Modern Data Stack for Non-Engineers in Trenches
You have heard about the data revolution. You have encountered some buzzwords, such as big data, a data-driven culture and recently — perhaps — the modern data stack. You don’t have time to dig deep into the subject because you are out there, in the field, with hot deadlines. However, somehow you know this wave of business culture shift is approaching. Take the shortest possible trip with me so I can picture what’s happening.
If you are a shorter-attention-span reader, having other things to do right now and don’t have time even for a short trip, get this essential piece:
At the end of the day you don’t want to just have cool, new, modular, cloud-based IT stuff. You want to perform better. You do this with better business decisions. Better business decisions are based on better use of data. Better use of data is possible by bringing data itself to the most approachable level. Most approachable level means the most efficient IT solutions concerning data. Most efficient IT solutions concerning data — today — mean the modern data stack. The modern data stack… IS THE cool, new, modular, cloud-based IT stuff. Oh.. And it works.
Data is already here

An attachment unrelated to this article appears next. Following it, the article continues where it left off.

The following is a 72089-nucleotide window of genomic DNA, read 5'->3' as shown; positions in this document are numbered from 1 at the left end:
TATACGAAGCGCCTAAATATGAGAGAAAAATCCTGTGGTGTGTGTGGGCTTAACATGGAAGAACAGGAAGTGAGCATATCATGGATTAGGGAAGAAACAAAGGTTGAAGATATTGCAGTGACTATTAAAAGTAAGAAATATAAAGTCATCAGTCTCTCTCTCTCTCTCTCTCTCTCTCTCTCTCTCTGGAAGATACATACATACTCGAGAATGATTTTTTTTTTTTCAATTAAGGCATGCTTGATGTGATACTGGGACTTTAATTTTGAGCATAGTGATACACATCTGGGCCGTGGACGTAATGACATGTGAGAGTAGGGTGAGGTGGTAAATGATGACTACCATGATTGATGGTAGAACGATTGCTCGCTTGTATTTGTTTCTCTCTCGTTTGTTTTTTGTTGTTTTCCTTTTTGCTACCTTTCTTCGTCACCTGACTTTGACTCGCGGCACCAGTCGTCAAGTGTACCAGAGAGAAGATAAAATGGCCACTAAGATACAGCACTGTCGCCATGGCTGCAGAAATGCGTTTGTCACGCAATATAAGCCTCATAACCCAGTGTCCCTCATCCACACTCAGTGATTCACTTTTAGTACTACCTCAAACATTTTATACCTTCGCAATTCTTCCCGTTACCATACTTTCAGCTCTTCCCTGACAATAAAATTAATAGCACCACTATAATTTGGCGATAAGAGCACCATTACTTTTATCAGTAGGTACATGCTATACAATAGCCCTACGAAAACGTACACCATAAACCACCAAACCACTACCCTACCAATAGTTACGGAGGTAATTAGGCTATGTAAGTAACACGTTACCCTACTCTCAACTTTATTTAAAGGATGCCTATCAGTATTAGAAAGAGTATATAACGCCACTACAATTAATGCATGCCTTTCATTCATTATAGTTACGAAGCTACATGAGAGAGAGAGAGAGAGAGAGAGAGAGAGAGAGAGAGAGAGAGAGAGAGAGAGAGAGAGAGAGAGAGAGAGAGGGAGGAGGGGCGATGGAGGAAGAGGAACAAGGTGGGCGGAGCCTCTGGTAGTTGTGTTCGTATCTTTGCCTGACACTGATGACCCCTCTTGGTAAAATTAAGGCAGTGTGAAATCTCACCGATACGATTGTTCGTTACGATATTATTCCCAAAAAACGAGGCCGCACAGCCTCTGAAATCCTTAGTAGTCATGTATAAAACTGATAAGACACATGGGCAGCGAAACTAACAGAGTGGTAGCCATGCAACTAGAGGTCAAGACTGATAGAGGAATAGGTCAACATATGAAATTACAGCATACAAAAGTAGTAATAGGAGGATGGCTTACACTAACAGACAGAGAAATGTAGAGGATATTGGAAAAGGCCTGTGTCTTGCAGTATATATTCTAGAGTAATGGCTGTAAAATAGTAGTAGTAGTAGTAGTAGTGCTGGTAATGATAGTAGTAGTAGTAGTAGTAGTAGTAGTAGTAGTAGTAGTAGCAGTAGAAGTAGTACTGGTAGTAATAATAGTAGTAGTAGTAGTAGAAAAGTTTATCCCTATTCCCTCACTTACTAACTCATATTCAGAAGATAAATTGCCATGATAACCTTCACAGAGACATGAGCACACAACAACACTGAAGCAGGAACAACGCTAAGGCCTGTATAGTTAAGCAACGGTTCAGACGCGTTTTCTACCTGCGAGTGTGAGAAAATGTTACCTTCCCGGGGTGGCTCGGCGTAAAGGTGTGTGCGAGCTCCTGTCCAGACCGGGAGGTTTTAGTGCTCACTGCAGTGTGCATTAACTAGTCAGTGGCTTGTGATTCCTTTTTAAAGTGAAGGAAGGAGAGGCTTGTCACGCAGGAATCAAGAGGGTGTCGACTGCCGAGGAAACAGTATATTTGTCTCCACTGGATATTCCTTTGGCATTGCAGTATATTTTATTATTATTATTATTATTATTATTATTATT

Economics wouldn’t exist without a scarcity of resources. There are limited resources, so everyone at least tries to make rational decisions. Business is also about creating something (profit as the most obvious objective) from rare inputs. The key word here is a decision. It’s nice to make rational ones.
It’s amazing how compelling it is to jump into definitions, axioms and philosophy itself right now to unpack the depth of what I’ve just written. What does it mean to be rational in business and in general, for instance? I declared the trip to be short, though. Some abstraction and flat definitions are a must here.
Better decisions are made not with data. Better decisions are made with better use of data. It’s impossible to avoid exposition to data. Just being here, conscious is collecting data through senses. Business does the same but on the different level. However, the difference between being aware of data being thrown at and doing a useful thing with it is a very different story.